Joe Burrow’s legendary college story began with the most humble of beginnings as a backup quarterback for a major program.
After being redshirted for his true freshman year at Ohio State, he became the second-string quarterback behind J.T. Barrett and watched the team redshirt their newest quarterback recruit, Dwayne Haskins.
Burrow and Haskins would eventually be pitted against each other in a competition to be Barrett’s successor. Haskins recently talked about his battle versus Burrow on FOX’s Monday’s Ring Chronicles series, per 247Sports.
“I love Joe but during that battle, for almost two years, me and Joe couldn’t stand each other,” Haskins said. “Every day, whether it was morning workouts or when we had to do mat drills and it’d be me and him on the mat drill, it was gritty. Or it was practice and me and him are trying to get in front of each other to get a rep to throw to one of the starting receivers. It was always this heated competition but we knew we got the best out of each other. He made it hard for me and I made it hard for him and I didn’t let him take it away.”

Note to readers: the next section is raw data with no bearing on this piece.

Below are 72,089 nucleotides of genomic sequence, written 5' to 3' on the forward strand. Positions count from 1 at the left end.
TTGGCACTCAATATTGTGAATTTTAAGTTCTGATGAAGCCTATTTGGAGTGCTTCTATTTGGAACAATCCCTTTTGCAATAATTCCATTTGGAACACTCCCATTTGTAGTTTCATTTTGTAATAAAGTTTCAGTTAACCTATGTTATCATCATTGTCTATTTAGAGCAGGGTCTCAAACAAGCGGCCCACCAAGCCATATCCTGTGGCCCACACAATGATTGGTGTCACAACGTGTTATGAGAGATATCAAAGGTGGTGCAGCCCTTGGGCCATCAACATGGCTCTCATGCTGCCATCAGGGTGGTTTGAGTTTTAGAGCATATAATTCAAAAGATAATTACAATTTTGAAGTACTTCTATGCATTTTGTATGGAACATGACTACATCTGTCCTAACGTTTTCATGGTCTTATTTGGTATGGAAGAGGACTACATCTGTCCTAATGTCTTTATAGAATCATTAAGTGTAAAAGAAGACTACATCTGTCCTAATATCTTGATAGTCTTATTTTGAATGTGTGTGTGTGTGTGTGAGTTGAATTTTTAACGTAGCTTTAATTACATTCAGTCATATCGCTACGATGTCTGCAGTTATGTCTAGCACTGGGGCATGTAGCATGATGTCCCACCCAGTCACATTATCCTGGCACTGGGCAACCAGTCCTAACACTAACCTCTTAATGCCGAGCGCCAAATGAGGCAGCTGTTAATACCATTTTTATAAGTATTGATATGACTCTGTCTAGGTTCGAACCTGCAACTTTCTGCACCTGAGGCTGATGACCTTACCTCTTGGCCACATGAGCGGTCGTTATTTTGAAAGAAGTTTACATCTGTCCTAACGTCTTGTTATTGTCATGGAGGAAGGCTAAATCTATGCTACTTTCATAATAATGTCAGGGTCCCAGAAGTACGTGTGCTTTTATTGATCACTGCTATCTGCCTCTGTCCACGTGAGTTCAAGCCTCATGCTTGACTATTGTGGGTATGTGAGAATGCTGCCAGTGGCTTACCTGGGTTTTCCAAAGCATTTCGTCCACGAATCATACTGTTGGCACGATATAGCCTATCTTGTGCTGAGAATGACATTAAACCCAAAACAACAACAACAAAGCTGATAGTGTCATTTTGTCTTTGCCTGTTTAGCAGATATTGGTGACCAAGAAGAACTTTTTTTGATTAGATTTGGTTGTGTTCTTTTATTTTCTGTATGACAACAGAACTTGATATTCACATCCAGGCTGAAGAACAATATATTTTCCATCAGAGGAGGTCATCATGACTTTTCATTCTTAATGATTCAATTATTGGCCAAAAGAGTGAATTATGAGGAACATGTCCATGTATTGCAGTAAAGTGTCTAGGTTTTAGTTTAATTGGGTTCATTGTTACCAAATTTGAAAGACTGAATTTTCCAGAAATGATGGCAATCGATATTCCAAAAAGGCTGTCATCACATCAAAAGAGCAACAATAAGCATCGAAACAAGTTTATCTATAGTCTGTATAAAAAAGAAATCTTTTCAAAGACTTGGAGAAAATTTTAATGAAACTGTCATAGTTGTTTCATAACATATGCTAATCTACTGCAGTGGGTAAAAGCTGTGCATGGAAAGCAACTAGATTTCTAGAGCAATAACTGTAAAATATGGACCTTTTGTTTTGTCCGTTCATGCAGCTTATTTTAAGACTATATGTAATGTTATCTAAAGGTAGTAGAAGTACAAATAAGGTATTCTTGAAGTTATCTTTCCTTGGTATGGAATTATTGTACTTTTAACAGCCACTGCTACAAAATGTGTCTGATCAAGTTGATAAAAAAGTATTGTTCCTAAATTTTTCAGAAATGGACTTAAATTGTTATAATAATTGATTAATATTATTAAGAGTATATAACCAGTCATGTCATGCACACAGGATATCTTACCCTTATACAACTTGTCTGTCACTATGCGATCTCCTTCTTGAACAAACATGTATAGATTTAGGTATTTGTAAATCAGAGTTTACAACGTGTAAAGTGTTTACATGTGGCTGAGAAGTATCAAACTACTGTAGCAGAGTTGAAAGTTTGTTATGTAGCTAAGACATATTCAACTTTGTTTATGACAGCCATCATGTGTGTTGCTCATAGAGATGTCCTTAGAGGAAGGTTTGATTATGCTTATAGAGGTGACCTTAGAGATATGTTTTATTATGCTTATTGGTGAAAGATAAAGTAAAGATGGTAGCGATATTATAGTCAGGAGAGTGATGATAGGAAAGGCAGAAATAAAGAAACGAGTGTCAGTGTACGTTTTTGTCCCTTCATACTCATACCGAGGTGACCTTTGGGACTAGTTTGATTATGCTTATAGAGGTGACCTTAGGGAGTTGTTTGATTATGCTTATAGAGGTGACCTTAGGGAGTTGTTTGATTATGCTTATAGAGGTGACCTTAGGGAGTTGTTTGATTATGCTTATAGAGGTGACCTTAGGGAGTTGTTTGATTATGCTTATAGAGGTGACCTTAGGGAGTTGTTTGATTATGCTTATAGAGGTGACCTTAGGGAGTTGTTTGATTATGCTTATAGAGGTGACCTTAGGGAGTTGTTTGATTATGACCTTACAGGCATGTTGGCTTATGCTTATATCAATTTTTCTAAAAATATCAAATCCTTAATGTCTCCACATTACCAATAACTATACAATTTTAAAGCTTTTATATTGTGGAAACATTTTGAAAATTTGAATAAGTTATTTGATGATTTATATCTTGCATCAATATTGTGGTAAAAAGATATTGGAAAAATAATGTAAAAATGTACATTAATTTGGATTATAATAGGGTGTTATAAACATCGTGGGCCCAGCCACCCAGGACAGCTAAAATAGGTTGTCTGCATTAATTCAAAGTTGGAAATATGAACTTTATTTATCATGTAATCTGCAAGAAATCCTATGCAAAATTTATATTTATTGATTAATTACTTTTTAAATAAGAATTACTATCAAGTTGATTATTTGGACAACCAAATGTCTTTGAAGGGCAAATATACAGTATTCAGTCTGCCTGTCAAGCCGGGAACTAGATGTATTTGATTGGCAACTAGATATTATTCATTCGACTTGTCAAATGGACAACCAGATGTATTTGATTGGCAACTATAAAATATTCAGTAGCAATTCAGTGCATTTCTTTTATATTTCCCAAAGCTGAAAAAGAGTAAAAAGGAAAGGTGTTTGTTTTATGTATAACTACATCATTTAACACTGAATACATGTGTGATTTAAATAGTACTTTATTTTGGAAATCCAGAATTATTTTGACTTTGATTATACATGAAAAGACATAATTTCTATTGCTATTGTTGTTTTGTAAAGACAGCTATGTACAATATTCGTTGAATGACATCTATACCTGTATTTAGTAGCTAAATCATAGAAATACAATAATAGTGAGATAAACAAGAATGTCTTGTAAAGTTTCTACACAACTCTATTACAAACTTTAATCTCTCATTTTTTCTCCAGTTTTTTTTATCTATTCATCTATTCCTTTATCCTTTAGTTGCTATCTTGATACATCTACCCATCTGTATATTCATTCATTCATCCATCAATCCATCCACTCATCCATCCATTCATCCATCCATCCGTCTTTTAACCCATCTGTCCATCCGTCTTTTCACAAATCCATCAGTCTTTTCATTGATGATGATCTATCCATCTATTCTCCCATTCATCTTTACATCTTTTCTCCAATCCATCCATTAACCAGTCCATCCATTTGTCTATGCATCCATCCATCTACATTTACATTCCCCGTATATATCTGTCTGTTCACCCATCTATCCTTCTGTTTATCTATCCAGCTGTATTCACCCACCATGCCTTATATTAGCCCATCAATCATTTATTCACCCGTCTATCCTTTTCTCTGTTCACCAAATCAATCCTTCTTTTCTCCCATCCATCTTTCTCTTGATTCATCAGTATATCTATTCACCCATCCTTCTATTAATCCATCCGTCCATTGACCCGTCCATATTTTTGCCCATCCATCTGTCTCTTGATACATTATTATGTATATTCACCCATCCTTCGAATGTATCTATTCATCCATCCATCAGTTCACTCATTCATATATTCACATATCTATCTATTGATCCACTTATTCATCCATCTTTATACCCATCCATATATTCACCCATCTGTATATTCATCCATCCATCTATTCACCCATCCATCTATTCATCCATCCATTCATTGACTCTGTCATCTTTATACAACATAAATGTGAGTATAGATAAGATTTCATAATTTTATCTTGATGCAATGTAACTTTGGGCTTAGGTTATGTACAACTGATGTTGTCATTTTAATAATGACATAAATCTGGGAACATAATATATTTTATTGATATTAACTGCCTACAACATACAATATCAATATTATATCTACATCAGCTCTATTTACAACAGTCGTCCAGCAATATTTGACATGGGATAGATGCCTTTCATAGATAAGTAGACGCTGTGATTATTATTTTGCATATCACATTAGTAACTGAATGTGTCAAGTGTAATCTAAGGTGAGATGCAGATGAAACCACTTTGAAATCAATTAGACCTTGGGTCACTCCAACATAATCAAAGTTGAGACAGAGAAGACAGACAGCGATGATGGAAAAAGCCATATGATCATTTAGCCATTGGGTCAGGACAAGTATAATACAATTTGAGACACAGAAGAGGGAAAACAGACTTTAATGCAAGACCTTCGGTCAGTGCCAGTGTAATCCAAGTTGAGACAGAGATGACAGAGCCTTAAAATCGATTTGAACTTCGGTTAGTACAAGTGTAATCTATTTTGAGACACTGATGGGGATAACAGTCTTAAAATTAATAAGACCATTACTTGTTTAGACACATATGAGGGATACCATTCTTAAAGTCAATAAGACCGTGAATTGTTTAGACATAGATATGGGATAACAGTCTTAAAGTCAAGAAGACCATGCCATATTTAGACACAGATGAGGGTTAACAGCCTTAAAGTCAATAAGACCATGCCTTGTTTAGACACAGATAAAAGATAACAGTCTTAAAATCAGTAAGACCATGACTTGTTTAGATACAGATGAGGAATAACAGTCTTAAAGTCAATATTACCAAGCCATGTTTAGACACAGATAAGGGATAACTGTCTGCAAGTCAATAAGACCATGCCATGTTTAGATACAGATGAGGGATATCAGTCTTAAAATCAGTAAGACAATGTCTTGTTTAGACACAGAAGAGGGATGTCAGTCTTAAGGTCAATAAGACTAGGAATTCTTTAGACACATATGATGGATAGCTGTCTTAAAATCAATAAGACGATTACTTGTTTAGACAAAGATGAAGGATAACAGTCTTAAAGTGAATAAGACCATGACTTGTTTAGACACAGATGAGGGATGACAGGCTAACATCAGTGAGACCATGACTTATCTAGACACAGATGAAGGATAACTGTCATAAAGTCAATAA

To be the starting quarterback at a program that consistently competes for National Championships isn’t an opportunity to take lightly. Both quarterbacks were talented enough to win that job or start at another prominent program. While Haskins talks of a harsh relationship he shared with Burrow, it’s nothing too surprising considering the circumstances.
Burrow’s competitive drive has been well advertised in the months since his historic 2019 campaign concluded. The reason why Burrow even transferred to LSU in the first place is because he lost that competition to Haskins because he broke his hand in the 2017 offseason and fell to third-string because of it. Once that happened, it was an impossible task for him to jump Haskins on the 2018 depth chart, but Burrow still scrapped until Haskins came out on top.
And make no mistake, Haskins and Burrow aren’t enemies for life. If anything, their time together at OSU may’ve created a lifelong friendship.
“When he did leave we had conversations about where he wanted to go and he said he wanted to go to LSU,” Haskins recalled. “I said ‘do your thing. I believe in you.’ And we still talk to this day and I was very proud of him for what he did last year.”